Demented And Sad, But Social – John Hughes/Breakfast Club Tribute By Flux In LA

Demented And Sad But Social – John Hughes Breakast Club Tribute By Flux in LA

By Ali MacLean

By all outward accounts, I lived a charmed high school existence. An A student with long honey colored hair, I played soccer and was captain of the cheerleading squad. We even competed at a national level, which got our picture on the front page of the Boston Globe sports section and on national television. So, I had it pretty sweet. Right? Yeah, right.

Anyone who has seen a John Hughes movie knows the halls of a high school are shark- infested waters that are difficult to navigate. The same was true for me. I lay awake at night worried about everything from what to where, what was going to be on the test, which bitch would be bothering me in the corridors, who to eat lunch with and other terrors of the high school caste system. At most times I felt like a cast member of Heathers, rather than John’s sweeter films, but having his movies gave me strength.

Sure, other teen film auteurs pointed out that the geeks have a hard time of it in school. But John was one of the first to point out that maybe the Claires of this world had just as miserable an experience as all the other kids. Thank Fucking God someone was reading my diary! You mean I’m not the only one who is moody?  It’s ok to be depressed even if you’re sort of smart or pretty or athletic? There are other kids out there feeling ennui of French existentialist proportions? It’s OK to want to blow up your high school with your mind?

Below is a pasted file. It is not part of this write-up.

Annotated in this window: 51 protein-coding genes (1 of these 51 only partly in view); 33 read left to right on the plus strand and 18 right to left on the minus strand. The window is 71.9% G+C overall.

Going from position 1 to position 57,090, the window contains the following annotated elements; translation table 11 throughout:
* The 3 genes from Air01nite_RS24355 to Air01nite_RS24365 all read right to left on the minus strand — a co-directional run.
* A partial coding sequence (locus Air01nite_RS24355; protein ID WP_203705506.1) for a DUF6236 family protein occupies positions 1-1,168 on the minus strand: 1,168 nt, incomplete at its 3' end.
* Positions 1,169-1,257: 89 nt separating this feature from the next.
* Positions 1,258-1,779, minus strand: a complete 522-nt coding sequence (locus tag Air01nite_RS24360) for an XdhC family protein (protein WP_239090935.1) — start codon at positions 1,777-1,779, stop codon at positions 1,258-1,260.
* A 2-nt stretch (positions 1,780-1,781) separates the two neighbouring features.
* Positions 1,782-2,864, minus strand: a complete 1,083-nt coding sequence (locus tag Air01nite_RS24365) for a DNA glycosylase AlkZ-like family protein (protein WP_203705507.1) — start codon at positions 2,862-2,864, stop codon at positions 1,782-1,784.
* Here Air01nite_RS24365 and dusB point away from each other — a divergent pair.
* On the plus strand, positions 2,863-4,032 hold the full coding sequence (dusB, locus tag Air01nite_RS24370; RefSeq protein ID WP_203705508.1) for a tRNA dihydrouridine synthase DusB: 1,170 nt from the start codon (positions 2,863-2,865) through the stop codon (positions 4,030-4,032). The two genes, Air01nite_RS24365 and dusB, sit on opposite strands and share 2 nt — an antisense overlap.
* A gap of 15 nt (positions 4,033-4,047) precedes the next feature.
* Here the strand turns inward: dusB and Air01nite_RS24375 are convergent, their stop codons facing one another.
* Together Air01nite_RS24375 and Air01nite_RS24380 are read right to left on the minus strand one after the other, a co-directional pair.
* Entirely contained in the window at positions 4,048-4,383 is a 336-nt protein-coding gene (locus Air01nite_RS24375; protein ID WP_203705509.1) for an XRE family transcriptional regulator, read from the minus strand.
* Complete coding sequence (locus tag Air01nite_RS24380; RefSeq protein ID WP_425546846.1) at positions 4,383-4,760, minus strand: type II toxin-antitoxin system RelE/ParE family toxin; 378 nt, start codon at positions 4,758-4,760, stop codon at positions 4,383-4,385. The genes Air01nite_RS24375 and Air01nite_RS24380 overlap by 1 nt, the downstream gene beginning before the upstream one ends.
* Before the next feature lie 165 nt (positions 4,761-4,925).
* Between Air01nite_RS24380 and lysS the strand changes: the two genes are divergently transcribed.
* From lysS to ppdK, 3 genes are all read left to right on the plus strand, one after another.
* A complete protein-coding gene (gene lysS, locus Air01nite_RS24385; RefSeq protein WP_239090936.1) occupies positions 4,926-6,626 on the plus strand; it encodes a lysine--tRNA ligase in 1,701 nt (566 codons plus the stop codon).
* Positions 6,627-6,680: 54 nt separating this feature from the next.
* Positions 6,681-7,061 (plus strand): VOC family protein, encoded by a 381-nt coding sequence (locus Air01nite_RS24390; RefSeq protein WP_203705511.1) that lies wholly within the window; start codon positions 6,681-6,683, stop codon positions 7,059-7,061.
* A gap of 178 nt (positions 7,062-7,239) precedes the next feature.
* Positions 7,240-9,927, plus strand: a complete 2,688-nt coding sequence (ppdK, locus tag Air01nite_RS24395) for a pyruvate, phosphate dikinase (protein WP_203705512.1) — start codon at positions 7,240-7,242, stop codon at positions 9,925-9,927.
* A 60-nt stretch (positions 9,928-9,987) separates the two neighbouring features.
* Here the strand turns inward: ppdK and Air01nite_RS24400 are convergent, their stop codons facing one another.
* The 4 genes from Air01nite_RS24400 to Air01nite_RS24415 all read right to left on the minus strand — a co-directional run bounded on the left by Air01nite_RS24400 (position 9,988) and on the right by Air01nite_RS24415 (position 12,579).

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Being a cheerleader didn’t really mean anything to me, inwardly. It never occurred to me that I was a popular kid, just like it never occurred to me that other kids were going through the same thing I was. That is, until I saw John’s scripts so eloquently spell it out. Hughes had a knack for getting inside a teen’s head and letting them speak and emote without it sounding like some WB drivel with Paula Cole in the background. Hughes characters, as archetypal as they were drawn to be, were funny, quirky and all too real. It was entirely possible and understandable that I could relate to both Claire AND Alison in the Breakfast Club. OK, I related to Bender, too a little bit. But my rebellion would come a bit later.

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Part of Hughes’ talent is that each of his films created characters that everyone could relate to. I felt such a kinship to Samantha in Sixteen Candles, the perennial sophomore whose family doesn’t seem to recognize her misery and pining for Jake Ryan. Or, what seemed like an even bigger crime, they forget to recognize her own birthday, a horror that I’ve over compensated for in such an extreme, that I demand that my birthday be relegated to national holiday status by all friends and family. No, really. October 14th. Mark it down.